i am an offender i have 4 kids ages 13-10-7-5. we have had to live in vehicles,in a tent , motels. i make over 110,000 dollars a year welding. i have had state agents tell me that these laws are wrong. they do nothing to protect children. most kids that are abused are abused by a family member. why should my kids have to suffer, they shouldn't have live like that so society can feel safe. if you want to feel safe, keep an eye on your kids. do you know where your kids are or what they are doing right now. i know where my are and what they are doing. TAKE SOME RESPONSIBILITY,KEEP AN EYE ON YOUR KIDS....
MY kids have suffered enough,i don't let them play sports in school or other activities because of these lists, i can't go and watch them play, or be involved in school activities. these laws are uncontutionial and just plain wrong. what happened to live & let live.

Sent by FISHERMAN | 10:05 AM | 12-29-2007

Really Fisherman, maybe you should have never touched kids. It's too bad for your family but it's better for mine. I don't feel safer because of the Sex Offender Registries but I am glad that Law Enforcement is keeping tabs on you and your sex offending kind. The Registry helps me protect my kids by pointing out (w/pictures and crime details) what creeps (like you) are in my neighborhood. It's a good tool especially since your children's friends should be aware that you are a convicted pervert. I feel that the registry's annual registration is a great way to keep tabs on creeps like you and give you a sense of being watched since your conviction of a sex crime shows you lack impulse control and the need to be monitored.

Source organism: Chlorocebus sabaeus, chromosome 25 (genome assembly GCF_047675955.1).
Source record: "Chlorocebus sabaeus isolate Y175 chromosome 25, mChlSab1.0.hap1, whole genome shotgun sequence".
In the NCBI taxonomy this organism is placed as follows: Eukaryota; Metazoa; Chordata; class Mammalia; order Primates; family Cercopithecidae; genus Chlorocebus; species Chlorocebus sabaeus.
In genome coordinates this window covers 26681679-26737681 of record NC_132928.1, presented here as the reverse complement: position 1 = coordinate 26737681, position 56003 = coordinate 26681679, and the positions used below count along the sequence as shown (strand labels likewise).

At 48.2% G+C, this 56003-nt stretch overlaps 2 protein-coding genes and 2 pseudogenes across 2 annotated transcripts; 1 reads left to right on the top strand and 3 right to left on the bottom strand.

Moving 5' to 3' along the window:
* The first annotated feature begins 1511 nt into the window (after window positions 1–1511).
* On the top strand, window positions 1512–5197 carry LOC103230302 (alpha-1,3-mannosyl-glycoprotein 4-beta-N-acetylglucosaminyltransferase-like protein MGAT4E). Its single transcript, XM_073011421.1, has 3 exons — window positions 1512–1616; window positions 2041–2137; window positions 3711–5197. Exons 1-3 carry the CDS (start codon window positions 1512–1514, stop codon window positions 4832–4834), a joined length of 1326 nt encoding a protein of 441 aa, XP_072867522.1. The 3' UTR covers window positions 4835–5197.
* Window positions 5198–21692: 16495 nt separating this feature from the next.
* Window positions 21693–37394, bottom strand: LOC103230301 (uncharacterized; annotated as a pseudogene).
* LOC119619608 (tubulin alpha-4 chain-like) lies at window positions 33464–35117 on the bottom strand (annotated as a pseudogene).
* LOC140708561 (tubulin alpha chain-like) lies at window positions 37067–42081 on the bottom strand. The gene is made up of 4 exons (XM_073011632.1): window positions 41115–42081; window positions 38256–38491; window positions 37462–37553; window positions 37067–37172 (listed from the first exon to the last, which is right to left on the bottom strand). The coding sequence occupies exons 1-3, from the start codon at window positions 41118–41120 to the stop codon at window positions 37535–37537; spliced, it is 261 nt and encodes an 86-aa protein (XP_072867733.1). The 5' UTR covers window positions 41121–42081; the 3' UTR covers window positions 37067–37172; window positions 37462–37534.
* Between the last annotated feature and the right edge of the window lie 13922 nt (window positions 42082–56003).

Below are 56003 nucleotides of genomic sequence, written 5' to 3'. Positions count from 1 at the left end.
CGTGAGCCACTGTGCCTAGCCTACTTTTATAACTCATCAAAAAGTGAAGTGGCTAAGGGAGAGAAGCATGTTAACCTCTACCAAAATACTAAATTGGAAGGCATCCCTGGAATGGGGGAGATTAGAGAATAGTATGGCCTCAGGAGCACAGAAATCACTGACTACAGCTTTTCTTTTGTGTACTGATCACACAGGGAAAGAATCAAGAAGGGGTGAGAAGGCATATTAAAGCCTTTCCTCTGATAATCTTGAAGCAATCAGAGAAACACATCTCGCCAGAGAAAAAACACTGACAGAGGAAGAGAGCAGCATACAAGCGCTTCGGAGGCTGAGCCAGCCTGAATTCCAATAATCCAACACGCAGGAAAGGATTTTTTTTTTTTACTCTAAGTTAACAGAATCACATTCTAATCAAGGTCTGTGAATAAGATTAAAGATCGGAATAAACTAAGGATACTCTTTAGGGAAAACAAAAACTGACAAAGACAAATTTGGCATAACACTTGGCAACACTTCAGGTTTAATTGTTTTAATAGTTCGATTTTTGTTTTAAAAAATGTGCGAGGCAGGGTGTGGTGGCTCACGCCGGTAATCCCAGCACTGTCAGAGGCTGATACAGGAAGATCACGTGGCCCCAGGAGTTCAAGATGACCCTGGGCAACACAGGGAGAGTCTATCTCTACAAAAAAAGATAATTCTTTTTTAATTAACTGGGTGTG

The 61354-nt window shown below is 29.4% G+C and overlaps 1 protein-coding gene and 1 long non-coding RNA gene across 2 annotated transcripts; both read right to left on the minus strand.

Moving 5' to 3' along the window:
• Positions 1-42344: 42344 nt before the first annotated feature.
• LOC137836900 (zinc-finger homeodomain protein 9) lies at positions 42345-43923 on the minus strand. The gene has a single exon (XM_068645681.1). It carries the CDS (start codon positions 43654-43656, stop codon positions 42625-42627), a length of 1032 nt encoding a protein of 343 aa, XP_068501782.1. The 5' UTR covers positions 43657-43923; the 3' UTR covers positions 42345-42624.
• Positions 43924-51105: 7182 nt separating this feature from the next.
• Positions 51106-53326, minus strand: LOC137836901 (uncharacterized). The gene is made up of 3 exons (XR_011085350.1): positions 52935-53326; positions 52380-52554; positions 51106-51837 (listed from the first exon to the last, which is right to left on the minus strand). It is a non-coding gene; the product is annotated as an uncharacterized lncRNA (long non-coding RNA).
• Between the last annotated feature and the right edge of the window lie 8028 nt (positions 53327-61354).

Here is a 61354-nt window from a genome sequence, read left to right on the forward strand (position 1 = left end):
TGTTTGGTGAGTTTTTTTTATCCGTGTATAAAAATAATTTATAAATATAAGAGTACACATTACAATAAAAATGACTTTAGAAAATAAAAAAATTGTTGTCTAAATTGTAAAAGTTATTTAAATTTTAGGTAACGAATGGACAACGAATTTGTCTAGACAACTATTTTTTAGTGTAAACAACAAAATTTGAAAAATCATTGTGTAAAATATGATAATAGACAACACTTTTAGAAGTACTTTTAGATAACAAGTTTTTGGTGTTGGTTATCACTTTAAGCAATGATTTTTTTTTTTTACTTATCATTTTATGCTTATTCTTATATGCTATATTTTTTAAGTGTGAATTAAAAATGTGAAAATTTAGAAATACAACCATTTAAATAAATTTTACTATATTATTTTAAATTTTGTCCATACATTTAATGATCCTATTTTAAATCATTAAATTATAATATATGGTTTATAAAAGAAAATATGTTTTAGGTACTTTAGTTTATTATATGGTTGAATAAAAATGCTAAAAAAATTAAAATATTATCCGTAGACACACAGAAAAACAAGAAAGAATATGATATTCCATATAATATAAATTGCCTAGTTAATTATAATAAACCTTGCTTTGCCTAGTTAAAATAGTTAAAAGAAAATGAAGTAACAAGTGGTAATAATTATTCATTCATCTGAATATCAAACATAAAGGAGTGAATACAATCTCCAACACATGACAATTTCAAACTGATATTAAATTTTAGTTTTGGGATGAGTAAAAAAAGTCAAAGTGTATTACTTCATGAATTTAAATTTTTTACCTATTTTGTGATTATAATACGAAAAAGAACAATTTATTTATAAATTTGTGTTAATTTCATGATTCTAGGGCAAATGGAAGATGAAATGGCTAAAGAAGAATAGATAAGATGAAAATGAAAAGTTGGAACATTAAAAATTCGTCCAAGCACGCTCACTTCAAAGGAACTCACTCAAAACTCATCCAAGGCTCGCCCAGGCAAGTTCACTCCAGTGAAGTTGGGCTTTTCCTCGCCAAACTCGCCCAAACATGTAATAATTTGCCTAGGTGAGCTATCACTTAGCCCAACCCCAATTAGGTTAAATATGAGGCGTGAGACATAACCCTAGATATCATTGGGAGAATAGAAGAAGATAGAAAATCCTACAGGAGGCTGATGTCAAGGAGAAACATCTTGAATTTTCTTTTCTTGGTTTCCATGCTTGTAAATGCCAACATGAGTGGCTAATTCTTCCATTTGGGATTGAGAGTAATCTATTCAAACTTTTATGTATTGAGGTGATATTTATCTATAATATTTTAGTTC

Sent by Anthony | 1:19 PM | 4-2-2008

I am a registered s.o.I was sexually abused as a child.That made me very isolated person.I never tried dating women I was interested in because I felt they wouldn't want me anyway.I had sex with however wanted me and that ended up being an underage girl.3 years later while in drug rehab. she talked about our relationship and I was arrested.
I ended up with a second offense not because I was guilty but because I was accused.They threatened me with long person sentences if I didn't sign a plea
and held me hostage in county jail until I finally gave up and signed.
Since getting out I have found it hard to have a descent place to stay and find
employment,even though I finished HVAC school top of my class.They said stay clean and work hard and the registration
thing wouldn't matter but it does.
I am a Christian and have faith that God has a place for me.God Bless

Sent by vw house | 4:57 AM | 4-23-2008